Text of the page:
The left behind children of decaying industrial China find themselves at the mercy of a corrupted parental legacy in Shen Yu’s neo-noir tragedy The Old Town Girls (兔子暴力, Tùzi Bàolì). Each longing for escape but living in defeat, the three young women at the film’s centre search for signs of possibility in a world they fear has already rejected them but encounter only darkness and futility brokered by the broken adults apparently unable or unwilling to parent or protect them from the world their indifference has forged.
Beginning at the narrative’s conclusion, Shen introduces us to a frantic woman, Qu Ting (Wan Qian), an anxious man Shui Hao (An Shi), and the confused Ma (Pan Binlong) as they desperately search for their missing daughters apparently kidnapped for a ransom none of them could ever hope to be able to pay. Fed up with the whole thing, Shui Hao determines to go to the police while Qu Ting is reluctant, fearful that the kidnappers will kill their daughter Shui Qing (Li Genxi), Ma simply going along with it. At the police station, however, they receive a call to say the girls are safe and Shui Qing is already at home but there’s more going on here than we first assumed other than Ma’s sudden heart attack on being told that his daughter Yueyue (Zhou Ziyue) has simply gone to visit a friend in another town.
Flashing back some days before the climactic night, we realise that Shui Hao and Qu Ting are long separated and Shui Qing is living a miserable life rejected by her stepmother who coldly tells her to stay out a little longer because her parents are visiting and they don’t want any “outsiders” at dinner. At an open air noodle stand, she happens to catch sight of the radiant Qu Ting realising her mother has returned but unsure if she recognises her. The two women awkwardly reconnect, Qu Ting making it clear that she will be leaving in a few days and isn’t keen on having a teenage girl cramp her style, but gradually bond as they begin to spend more time together.
What immediately becomes clear is that Qu Ting is somewhat arrested and emotionally immature, hanging out with Shui Qing’s high school friends Jin Xi (Chai Ye) and Yueyue as if she were a teenager but inappropriately allowing them to drink wine at dinner as if they were on a girls’ night out. Lonely and rejected by her stepmother Shui Qing longs for approval, but also to save her mother who is currently living in an abandoned theatre and seemingly desperate for money she claims is for a “project”, later implying that when it’s over she may start a business and be with her daughter full time but soon enough Shui Qing is pulled into an urban world of gangsters and loansharks governed by rules she is ill-equipped to understand.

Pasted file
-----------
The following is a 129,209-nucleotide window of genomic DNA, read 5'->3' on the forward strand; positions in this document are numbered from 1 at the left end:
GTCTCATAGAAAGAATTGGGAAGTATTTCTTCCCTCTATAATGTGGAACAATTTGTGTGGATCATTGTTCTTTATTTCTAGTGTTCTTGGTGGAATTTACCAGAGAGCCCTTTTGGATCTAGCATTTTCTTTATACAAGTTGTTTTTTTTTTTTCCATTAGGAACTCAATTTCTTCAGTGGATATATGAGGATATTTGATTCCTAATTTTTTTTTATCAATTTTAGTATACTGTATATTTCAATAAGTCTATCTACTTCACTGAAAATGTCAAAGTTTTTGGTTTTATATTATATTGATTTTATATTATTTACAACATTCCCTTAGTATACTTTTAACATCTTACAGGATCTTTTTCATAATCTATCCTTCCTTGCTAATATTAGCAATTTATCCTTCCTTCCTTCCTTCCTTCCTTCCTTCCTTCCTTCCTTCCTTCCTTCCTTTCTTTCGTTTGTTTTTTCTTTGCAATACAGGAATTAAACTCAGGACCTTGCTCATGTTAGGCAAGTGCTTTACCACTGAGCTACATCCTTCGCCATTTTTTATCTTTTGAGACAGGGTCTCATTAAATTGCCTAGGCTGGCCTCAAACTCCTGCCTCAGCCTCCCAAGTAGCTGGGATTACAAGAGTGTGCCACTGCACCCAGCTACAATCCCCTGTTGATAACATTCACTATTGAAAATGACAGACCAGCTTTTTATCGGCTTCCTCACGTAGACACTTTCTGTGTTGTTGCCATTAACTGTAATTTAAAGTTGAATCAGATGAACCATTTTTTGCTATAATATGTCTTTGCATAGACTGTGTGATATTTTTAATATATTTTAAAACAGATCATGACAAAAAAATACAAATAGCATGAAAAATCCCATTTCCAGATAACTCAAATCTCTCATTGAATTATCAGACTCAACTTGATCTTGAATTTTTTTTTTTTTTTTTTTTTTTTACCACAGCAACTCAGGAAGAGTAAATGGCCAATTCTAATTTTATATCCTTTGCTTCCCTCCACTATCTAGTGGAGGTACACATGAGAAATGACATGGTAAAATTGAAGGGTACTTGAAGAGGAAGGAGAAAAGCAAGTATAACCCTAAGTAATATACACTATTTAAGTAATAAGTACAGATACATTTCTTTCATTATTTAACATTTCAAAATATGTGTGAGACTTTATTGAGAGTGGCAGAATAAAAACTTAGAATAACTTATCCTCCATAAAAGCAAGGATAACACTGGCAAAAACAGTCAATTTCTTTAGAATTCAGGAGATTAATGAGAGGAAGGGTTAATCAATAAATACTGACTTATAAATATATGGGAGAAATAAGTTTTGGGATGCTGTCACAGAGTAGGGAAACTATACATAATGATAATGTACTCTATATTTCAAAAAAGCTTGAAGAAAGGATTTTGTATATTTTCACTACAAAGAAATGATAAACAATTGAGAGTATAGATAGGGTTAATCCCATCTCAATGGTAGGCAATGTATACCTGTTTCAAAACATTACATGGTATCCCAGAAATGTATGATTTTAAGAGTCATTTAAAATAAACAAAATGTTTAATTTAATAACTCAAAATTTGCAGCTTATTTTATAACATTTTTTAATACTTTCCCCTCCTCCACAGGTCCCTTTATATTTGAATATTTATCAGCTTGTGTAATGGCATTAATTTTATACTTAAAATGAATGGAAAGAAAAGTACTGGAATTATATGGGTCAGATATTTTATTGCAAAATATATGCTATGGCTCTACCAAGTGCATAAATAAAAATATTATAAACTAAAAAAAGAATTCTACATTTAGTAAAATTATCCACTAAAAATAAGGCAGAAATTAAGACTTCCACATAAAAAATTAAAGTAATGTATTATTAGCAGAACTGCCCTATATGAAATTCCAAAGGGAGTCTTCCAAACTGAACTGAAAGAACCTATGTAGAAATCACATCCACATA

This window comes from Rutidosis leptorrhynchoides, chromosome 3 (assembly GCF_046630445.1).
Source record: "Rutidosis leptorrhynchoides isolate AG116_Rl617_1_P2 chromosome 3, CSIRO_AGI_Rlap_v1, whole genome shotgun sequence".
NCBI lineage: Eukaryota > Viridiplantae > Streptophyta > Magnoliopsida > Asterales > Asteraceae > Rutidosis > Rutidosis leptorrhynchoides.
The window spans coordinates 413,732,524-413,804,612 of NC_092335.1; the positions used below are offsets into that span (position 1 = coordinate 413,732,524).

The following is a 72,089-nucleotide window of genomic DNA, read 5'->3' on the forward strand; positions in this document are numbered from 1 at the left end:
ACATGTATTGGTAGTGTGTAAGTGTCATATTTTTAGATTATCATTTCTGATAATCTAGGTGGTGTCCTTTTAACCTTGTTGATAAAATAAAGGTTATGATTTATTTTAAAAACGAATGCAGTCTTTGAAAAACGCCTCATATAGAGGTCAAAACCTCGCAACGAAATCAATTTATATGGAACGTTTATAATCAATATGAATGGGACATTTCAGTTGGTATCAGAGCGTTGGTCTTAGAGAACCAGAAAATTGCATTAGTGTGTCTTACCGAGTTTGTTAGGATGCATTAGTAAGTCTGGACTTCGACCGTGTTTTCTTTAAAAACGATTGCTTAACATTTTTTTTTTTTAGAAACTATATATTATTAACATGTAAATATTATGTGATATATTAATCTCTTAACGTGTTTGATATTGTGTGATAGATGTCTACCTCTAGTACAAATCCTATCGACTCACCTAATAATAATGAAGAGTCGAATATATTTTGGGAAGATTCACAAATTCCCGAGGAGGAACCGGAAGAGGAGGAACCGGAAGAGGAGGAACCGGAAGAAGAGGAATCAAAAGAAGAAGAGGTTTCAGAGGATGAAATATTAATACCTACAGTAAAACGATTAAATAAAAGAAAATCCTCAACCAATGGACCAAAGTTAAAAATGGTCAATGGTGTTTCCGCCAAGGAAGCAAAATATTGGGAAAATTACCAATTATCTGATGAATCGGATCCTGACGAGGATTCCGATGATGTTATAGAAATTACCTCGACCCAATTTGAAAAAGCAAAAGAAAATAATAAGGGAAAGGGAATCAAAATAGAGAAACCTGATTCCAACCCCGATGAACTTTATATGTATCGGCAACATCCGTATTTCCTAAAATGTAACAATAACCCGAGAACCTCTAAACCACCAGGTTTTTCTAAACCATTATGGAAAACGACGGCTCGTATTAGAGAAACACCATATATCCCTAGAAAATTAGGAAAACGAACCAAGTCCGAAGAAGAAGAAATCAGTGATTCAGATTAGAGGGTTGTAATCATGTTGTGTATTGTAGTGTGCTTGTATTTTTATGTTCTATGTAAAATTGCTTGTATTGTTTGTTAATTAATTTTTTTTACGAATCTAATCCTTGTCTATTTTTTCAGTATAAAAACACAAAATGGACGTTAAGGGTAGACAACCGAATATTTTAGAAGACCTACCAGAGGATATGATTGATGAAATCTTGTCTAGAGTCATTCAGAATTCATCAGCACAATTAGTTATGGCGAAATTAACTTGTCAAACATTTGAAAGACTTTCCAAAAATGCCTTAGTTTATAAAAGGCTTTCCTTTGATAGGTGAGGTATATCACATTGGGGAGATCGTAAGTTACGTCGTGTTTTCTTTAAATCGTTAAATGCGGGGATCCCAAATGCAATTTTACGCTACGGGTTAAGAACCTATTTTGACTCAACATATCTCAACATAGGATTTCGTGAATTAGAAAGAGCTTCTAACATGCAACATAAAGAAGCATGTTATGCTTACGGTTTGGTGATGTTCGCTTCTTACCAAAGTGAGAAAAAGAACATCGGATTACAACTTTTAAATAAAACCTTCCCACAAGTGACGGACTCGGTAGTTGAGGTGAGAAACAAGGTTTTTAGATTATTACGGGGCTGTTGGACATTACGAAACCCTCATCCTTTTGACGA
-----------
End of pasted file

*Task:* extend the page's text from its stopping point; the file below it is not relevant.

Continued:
Her friends, meanwhile, have their own problems. Rich kid Jin Xi carries self harm scars on her arms and seems to be the only one at school not wearing a uniform. Her wealthy parents work away in the city and so Jin Xi is largely left alone as abandoned and fearful as Shui Qing but also filled with resentful anger. Yueyue perhaps has the opposite problem in that she feels trapped by her controlling, abusive father, Ma. Raised by wealthy relatives until her father returned, Yueyue longs to be free of him but he refuses to let her go even though the relatives are keen to adopt her and can obviously promise a more comfortable way of life and better opportunities for the future than the impoverished Ma.
“Everyone’s looking for a carefree paradise” according a mournful pop song heard on the radio and it’s certainly true of the three girls and Qu Ting each looking for something more if unsure exactly of what it is or how to get it. Shui Qing yearns for maternal approval but ends up playing mother while Qu Ting finally accepts her corrupted maternity only in the most tragic of maternal sacrifices in attempting to protect her daughter from the radiating darkness her return has cast over her life. “It doesn’t matter if our dreams sink they’ll just be floating bottles” the girls cheerfully uttered, but each of them find themselves unanchored longing for the security of parental affection and dependability but left largely alone quasi-orphaned by the demands and contradictions of the modern China. Shen’s melancholy neo-noir is a stark coming-of-age tale which finds little place for innocence in the contemporary society relegating it only to the space of memory a casualty of parental disconnection and adolescent futility.
Original trailer (English subtitles)